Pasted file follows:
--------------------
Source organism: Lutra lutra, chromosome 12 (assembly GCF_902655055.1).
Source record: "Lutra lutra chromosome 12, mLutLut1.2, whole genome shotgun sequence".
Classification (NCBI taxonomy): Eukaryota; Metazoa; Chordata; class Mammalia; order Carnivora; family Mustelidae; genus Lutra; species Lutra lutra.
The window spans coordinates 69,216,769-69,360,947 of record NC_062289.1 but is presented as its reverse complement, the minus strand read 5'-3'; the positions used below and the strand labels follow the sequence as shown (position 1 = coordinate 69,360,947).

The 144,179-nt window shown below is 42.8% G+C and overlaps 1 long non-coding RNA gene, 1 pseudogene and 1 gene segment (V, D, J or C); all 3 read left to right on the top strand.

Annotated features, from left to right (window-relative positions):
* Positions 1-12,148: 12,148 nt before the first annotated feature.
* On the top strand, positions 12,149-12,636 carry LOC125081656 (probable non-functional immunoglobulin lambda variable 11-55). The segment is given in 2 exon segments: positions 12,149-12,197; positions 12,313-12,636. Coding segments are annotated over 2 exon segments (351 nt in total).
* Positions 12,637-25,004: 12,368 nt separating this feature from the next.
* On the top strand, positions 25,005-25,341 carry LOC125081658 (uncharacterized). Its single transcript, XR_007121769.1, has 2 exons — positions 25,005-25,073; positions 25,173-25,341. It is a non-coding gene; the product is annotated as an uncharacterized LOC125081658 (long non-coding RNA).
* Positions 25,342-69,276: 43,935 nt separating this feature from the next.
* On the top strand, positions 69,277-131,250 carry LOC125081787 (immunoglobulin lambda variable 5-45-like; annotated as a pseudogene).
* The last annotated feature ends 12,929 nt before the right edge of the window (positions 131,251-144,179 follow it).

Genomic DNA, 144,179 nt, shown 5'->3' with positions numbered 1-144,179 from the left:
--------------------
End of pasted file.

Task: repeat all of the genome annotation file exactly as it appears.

Source organism: Lutra lutra, chromosome 12 (assembly GCF_902655055.1).
Source record: "Lutra lutra chromosome 12, mLutLut1.2, whole genome shotgun sequence".
Classification (NCBI taxonomy): Eukaryota; Metazoa; Chordata; class Mammalia; order Carnivora; family Mustelidae; genus Lutra; species Lutra lutra.
The window spans coordinates 69,216,769-69,360,947 of record NC_062289.1 but is presented as its reverse complement, the minus strand read 5'-3'; the positions used below and the strand labels follow the sequence as shown (position 1 = coordinate 69,360,947).

The 144,179-nt window shown below is 42.8% G+C and overlaps 1 long non-coding RNA gene, 1 pseudogene and 1 gene segment (V, D, J or C); all 3 read left to right on the top strand.

Annotated features, from left to right (window-relative positions):
* Positions 1-12,148: 12,148 nt before the first annotated feature.
* On the top strand, positions 12,149-12,636 carry LOC125081656 (probable non-functional immunoglobulin lambda variable 11-55). The segment is given in 2 exon segments: positions 12,149-12,197; positions 12,313-12,636. Coding segments are annotated over 2 exon segments (351 nt in total).
* Positions 12,637-25,004: 12,368 nt separating this feature from the next.
* On the top strand, positions 25,005-25,341 carry LOC125081658 (uncharacterized). Its single transcript, XR_007121769.1, has 2 exons — positions 25,005-25,073; positions 25,173-25,341. It is a non-coding gene; the product is annotated as an uncharacterized LOC125081658 (long non-coding RNA).
* Positions 25,342-69,276: 43,935 nt separating this feature from the next.
* On the top strand, positions 69,277-131,250 carry LOC125081787 (immunoglobulin lambda variable 5-45-like; annotated as a pseudogene).
* The last annotated feature ends 12,929 nt before the right edge of the window (positions 131,251-144,179 follow it).

Genomic DNA, 144,179 nt, shown 5'->3' with positions numbered 1-144,179 from the left: